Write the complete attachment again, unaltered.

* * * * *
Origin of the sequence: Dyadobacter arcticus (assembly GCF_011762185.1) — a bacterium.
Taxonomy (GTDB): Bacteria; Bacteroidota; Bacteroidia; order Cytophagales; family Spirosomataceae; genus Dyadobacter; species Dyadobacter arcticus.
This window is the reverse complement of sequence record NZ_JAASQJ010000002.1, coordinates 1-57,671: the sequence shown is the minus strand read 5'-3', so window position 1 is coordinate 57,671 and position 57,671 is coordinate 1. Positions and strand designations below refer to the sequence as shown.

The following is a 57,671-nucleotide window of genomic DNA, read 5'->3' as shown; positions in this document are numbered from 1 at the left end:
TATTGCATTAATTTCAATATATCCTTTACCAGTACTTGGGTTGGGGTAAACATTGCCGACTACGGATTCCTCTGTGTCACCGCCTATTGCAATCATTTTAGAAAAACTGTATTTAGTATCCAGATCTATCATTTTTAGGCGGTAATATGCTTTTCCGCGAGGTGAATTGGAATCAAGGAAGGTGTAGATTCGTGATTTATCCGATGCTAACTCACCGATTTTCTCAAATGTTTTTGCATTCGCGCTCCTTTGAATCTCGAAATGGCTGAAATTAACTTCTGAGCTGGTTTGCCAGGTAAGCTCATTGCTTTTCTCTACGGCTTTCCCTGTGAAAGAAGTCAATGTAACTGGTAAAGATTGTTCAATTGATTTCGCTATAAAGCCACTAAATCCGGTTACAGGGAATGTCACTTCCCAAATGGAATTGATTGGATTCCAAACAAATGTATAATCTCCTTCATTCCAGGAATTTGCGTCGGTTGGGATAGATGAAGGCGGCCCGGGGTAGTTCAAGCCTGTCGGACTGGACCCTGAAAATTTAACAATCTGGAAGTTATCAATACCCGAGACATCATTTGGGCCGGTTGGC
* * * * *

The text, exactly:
Origin of the sequence: Dyadobacter arcticus (assembly GCF_011762185.1) — a bacterium.
Taxonomy (GTDB): Bacteria; Bacteroidota; Bacteroidia; order Cytophagales; family Spirosomataceae; genus Dyadobacter; species Dyadobacter arcticus.
This window is the reverse complement of sequence record NZ_JAASQJ010000002.1, coordinates 1-57,671: the sequence shown is the minus strand read 5'-3', so window position 1 is coordinate 57,671 and position 57,671 is coordinate 1. Positions and strand designations below refer to the sequence as shown.

The following is a 57,671-nucleotide window of genomic DNA, read 5'->3' as shown; positions in this document are numbered from 1 at the left end:
TATTGCATTAATTTCAATATATCCTTTACCAGTACTTGGGTTGGGGTAAACATTGCCGACTACGGATTCCTCTGTGTCACCGCCTATTGCAATCATTTTAGAAAAACTGTATTTAGTATCCAGATCTATCATTTTTAGGCGGTAATATGCTTTTCCGCGAGGTGAATTGGAATCAAGGAAGGTGTAGATTCGTGATTTATCCGATGCTAACTCACCGATTTTCTCAAATGTTTTTGCATTCGCGCTCCTTTGAATCTCGAAATGGCTGAAATTAACTTCTGAGCTGGTTTGCCAGGTAAGCTCATTGCTTTTCTCTACGGCTTTCCCTGTGAAAGAAGTCAATGTAACTGGTAAAGATTGTTCAATTGATTTCGCTATAAAGCCACTAAATCCGGTTACAGGGAATGTCACTTCCCAAATGGAATTGATTGGATTCCAAACAAATGTATAATCTCCTTCATTCCAGGAATTTGCGTCGGTTGGGATAGATGAAGGCGGCCCGGGGTAGTTCAAGCCTGTCGGACTGGACCCTGAAAATTTAACAATCTGGAAGTTATCAATACCCGAGACATCATTTGGGCCGGTTGGC